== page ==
Last weekend I took my son to the Santa Clara store to find some accessories for his Halloween costume. He was anxious to acquire some accoutrements of affluence, a.k.a. some bling, to round out his costume as a successful NFL player. We had a good time trying out all of the creepy talking ornaments and laughing at the gag costumes. I like to observe what the latest fashions in Hallo-wear are each year and this year to be honest nothing particularly stood out to me as new or original. For kids they seemed to be pushing “Clone Wars” and “High School Musical,” both of which were just as popular last year. For adults there were the same old standbys: hippies, sexy policewomen, etc. These are classics that are always fun to wear and there’s nothing wrong with them, but they are timeless which is exactly my point. I was surprised that the store failed to capitalize on the headlines, hits, and trends of 2009.

There was one timely display, a Michael Jackson section, but it was oddly placed, up by the registers, hard to see.  They ranged from the top-of-his-game Thriller-era sequined glove to Wacko-Jacko facemasks. I didn’t notice it in the store but apparently another hot item this year is the Kate Gosselin wig. And that’s all I have to say about that.

Where I did see a lot of innovation this year was in lawn and party props. The showpiece was an assortment of evil-looking babies: zombie baby, two-headed baby, demon baby, etc. The craftsmanship and realism was truly impressive, which pretty much makes them the worst things I have ever seen. I would never buy one. Bad juju.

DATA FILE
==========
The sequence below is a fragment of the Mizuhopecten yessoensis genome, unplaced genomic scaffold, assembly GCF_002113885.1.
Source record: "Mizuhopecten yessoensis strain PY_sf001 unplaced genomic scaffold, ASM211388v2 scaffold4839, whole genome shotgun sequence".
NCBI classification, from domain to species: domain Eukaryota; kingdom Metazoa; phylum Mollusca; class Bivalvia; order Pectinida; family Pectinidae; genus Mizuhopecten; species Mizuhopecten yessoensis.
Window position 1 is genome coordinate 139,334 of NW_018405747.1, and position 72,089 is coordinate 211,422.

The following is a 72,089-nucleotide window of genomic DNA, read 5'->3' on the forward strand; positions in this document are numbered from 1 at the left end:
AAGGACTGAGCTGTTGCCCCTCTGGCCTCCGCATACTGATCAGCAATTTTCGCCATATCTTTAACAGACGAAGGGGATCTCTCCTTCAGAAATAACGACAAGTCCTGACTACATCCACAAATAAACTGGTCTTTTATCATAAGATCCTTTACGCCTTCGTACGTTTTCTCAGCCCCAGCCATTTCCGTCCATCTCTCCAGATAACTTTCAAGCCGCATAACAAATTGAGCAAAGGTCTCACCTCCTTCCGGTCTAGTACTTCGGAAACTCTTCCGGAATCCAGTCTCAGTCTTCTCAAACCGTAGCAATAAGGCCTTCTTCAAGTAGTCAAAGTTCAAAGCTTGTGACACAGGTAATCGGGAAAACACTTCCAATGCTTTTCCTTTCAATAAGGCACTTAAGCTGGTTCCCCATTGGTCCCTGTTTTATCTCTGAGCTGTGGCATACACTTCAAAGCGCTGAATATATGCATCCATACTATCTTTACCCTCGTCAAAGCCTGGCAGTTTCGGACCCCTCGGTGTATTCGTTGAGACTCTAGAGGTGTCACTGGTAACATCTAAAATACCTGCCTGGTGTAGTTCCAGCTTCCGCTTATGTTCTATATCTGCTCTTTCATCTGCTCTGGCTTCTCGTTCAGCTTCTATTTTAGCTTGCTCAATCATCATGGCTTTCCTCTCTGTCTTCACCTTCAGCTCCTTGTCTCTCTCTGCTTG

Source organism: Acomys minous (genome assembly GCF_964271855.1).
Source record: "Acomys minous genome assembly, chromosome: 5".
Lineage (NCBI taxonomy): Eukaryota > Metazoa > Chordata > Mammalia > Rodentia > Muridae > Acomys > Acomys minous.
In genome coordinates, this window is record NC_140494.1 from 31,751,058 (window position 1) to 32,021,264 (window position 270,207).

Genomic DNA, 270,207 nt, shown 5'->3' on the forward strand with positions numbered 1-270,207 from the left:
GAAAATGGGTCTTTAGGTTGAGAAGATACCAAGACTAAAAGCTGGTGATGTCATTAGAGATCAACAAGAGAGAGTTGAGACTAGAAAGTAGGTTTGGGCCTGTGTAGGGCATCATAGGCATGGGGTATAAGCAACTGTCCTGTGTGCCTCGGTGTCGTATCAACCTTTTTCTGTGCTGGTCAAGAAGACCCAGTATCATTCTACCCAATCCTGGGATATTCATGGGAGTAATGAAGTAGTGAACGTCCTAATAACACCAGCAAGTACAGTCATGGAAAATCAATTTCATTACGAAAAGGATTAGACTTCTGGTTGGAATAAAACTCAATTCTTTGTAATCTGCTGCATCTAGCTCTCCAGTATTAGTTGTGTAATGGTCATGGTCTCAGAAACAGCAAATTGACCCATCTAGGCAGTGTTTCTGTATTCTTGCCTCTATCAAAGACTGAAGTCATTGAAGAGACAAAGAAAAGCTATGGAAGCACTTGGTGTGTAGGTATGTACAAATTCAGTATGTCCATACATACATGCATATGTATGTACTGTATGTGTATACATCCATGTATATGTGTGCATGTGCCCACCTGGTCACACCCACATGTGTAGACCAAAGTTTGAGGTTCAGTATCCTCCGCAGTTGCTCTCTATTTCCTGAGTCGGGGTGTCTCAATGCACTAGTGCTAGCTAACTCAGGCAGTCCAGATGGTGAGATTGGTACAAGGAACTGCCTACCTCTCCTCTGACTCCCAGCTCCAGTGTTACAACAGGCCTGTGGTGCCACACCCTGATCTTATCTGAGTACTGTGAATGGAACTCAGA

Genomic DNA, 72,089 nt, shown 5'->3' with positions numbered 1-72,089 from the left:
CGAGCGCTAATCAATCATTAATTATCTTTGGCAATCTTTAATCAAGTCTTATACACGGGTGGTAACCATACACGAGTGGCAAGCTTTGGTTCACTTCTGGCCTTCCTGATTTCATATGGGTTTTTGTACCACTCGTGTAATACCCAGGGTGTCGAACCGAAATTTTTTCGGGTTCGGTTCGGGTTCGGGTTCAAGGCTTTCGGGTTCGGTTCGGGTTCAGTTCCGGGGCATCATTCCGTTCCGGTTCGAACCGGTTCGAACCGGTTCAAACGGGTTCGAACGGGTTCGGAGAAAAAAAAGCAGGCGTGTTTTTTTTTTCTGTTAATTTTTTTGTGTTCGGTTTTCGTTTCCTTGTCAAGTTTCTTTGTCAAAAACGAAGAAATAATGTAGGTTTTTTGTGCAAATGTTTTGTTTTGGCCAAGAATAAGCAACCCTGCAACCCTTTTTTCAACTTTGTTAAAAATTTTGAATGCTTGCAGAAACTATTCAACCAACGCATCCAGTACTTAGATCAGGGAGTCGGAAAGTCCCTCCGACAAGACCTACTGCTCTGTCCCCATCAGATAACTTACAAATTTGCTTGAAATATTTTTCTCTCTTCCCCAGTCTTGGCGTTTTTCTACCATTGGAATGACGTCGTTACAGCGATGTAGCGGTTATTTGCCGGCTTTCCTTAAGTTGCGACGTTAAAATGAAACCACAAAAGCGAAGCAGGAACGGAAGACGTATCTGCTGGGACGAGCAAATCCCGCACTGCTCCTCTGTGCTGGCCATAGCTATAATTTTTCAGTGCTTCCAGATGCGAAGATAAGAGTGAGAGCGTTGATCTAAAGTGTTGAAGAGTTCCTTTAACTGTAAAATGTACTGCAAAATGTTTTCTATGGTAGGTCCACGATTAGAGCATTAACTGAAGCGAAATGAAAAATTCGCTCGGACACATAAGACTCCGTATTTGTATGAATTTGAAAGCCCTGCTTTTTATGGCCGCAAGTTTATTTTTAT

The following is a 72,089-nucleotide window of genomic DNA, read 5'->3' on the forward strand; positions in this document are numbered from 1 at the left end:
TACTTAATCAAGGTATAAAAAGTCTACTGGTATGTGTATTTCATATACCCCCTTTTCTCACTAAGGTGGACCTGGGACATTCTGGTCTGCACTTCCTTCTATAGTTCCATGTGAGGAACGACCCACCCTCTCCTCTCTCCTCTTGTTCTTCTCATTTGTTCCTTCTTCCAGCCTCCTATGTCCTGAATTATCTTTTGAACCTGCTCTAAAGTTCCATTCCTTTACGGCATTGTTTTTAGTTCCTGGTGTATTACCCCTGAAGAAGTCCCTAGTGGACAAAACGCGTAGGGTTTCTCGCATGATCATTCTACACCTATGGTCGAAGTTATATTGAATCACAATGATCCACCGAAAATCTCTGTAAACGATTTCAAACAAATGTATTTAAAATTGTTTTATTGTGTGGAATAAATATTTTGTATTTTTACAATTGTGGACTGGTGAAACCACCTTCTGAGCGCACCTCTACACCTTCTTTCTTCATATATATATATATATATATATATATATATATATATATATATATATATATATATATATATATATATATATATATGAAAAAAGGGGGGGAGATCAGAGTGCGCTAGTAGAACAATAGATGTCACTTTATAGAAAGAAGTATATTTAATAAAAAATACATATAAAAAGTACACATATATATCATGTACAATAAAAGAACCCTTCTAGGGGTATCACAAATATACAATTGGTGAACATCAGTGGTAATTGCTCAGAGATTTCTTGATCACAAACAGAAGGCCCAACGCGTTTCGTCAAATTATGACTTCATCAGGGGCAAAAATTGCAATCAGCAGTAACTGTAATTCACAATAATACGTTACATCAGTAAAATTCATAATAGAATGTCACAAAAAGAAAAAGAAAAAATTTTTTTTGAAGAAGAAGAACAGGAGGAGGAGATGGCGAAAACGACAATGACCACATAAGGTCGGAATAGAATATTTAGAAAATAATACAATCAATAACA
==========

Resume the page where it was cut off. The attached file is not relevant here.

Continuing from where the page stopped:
Spirit Store Santa ClaraIt being the last full weekend before All Hallows’ Eve I expected the store to be crowded but it was not. In years past the checkout lines could reach halfway through the store but this weekend there was no waiting. It could be a sign of the economic times, or simply that the perennial big box stores, party supply stores, and online shopping have pulled customers away. It’s quite ironic to think about a downturn at the Spirit stores since their modus operandi is to exploit real estate doldrums by setting up for a few weeks a year in large vacant buildings. The Santa Clara store is in the old Mervyns building. Mervyns is the Bay Area-based department store chain founded in 1949 which sadly filed for bankruptcy, liquidated its assets, and closed all its stores last year. Oddly the liquidation began last Halloween.

We did our part for Spirit. My son got stunner shades, a dollar sign medallion, and a sparkling three-finger ring. We didn’t spend much but he came out looking like a million bucks. Afterwards we went next door to Walgreens drug store for some unrelated groceries and naturally wandered down the Halloween aisle. There in the middle of the aisle was the following display. Now that’s just wrong.